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    Radiology Salaries Showed Impressive Gains in 2016

    Radiology is among the highest paid specialties, according to the annual AMGA survey.  

    By Richard Dargan


    July 27, 2017

    A new survey showing radiologists experienced a healthy salary increase in 2016 demonstrates the specialty’s ability to thrive even in an era of reimbursement cuts, one healthcare economics expert said.

    The annual salary survey from the American Medical Group Association (AMGA) shows that median compensation for non-interventional diagnostic radiologists rose from $490,399 in 2015 to $503,225 in 2016 — a 2.6 percent increase. Radiology salaries increased just 1.5 percent in 2015 in the AMGA survey.

    Interventional radiology salaries increased from $592,750 in 2015 to $610,500 in 2016, for a 3 percent increase in median compensation, the AMGA survey shows. That uptick continues a trend evident between 2014 and 2015, when salaries for interventional radiologists rose 2.7 percent.

    “The fact that radiology’s salaries are going up even as reimbursement goes down means our productivity gains have been incredibly impressive over time,” said Howard Forman, MD, professor of Diagnostic Radiology, Public Health, Economics and Management at Yale University in New Haven, CT.

    The rising salaries in diagnostic and interventional radiology were consistent with the overall weighted average increase in 2016 compensation across all specialties of 2.9 percent. The report, based on responses from 269 medical groups representing more than 102,000 providers, found that 77 percent of physician specialties experienced increases in compensation.

    Productivity, represented by relative value units (RVUs) also went up, increasing 3.4 percent in 2016 — in line with the 3.5 percent increase in RVUs radiology experienced from 2014 to 2015.

    However, radiology outpaced the weighted average change in median work RVUs over all specialties of 1.54 percent.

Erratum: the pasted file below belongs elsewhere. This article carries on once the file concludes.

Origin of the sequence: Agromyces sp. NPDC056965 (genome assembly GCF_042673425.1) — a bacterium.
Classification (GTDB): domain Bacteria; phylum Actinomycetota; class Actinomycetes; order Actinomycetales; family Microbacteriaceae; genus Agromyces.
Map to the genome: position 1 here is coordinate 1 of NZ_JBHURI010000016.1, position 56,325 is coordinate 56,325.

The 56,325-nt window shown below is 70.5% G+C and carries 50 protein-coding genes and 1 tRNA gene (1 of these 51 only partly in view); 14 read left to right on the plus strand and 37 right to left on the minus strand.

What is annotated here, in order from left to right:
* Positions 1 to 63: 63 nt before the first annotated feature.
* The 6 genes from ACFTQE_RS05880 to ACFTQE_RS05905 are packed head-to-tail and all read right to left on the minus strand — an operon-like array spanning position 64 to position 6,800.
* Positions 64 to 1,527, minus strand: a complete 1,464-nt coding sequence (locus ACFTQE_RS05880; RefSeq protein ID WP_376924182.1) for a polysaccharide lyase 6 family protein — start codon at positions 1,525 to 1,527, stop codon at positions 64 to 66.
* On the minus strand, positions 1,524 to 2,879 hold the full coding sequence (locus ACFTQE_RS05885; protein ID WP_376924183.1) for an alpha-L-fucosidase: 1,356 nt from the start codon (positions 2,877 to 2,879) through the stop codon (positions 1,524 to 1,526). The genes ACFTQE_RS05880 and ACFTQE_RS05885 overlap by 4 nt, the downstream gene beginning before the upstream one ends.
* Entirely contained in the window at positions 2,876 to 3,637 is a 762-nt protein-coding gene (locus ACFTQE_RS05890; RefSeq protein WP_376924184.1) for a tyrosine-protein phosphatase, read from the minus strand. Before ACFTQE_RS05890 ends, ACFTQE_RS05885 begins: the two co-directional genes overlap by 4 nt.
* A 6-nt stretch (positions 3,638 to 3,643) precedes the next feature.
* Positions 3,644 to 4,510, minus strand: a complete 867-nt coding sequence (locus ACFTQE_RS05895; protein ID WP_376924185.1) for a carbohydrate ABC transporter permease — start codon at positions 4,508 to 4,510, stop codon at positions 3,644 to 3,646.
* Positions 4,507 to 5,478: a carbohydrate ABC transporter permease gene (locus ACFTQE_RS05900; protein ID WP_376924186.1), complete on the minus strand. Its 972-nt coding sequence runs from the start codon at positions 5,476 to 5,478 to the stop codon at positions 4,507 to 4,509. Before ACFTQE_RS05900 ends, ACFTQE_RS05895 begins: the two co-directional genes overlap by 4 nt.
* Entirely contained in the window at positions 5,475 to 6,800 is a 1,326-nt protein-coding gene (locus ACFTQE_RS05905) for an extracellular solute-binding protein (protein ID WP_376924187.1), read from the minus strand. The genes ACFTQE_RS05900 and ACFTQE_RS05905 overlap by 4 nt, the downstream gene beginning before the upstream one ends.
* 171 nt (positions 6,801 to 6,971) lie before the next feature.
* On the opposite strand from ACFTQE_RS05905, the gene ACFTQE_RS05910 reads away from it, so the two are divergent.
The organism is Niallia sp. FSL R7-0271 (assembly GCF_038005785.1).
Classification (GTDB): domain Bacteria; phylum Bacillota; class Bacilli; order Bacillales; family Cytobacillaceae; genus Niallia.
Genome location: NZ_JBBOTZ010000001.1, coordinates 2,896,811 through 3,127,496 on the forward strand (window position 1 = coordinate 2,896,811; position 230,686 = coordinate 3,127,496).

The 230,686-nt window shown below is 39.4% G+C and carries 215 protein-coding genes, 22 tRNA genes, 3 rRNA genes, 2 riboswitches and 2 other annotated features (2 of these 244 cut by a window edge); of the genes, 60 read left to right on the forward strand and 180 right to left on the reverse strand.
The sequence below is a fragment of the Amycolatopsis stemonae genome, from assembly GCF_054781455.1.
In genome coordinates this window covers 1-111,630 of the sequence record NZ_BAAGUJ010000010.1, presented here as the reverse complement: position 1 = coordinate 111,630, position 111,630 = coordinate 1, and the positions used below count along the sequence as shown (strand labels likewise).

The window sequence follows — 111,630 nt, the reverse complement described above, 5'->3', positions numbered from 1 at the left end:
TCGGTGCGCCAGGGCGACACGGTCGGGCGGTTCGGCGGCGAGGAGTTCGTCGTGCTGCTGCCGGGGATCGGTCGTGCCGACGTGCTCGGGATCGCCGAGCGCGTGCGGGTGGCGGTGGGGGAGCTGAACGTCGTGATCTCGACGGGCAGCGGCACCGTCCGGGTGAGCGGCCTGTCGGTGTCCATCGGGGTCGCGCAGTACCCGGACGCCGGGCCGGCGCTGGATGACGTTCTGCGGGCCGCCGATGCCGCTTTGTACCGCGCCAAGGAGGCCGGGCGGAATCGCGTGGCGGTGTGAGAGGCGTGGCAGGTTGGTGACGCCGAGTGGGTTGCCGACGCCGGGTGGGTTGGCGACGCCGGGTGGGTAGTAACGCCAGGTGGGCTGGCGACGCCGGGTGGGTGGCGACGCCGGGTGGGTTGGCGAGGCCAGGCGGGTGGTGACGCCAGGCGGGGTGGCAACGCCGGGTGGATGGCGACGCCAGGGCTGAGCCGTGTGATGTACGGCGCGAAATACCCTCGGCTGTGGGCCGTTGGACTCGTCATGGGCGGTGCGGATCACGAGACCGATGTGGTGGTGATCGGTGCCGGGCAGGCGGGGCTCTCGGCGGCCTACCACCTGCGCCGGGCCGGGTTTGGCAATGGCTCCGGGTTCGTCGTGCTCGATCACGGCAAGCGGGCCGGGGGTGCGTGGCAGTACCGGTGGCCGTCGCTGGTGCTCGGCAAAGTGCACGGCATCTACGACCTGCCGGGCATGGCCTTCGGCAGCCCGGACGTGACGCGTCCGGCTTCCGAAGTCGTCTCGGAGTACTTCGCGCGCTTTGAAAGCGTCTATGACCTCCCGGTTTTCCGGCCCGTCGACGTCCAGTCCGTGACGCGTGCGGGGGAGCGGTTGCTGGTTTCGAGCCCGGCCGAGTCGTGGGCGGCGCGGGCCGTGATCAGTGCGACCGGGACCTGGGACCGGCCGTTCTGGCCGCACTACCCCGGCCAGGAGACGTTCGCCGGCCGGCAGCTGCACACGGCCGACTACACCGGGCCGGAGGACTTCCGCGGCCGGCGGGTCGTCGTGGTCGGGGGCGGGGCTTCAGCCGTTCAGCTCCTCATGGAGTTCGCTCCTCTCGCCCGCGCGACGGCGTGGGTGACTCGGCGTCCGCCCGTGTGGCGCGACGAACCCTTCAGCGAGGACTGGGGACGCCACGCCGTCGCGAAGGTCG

“The take-home message here is that we are faster and better at reading studies, and we’ve improved the way we deliver images and the way we process reports and communicate results,” Dr. Forman said. “There’s no reason to think that this will change anytime soon.”

    Even the increasing integration of machine learning and artificial intelligence into radiology — a development that has spawned speculation about the end of the profession — will likely be a boon, Dr. Forman said. He expects these technologies to be a “huge accelerant” to radiology’s productivity that may prompt action on the part of payers.

    “One would expect that payers will try to ratchet down reimbursement very quickly,” he said. “It’s my belief that, no matter how fast they try to do that, we will stay ahead of them.”

    Changes in healthcare legislation might have a mildly negative affect on the specialty, Dr. Forman added, but he noted that radiology has had a long history of being resistant to traumatic shifts.

    “In the past, people have had a tendency to pronounce the profession in dire trouble, only to find it more vital than ever,” he said. “The consistency of radiology over the last four years, and decades, is remarkable.”

    Watch the October issue of RSNA News for a full report on radiology salaries and the impact on work-life balance.




    Forman
    Forman




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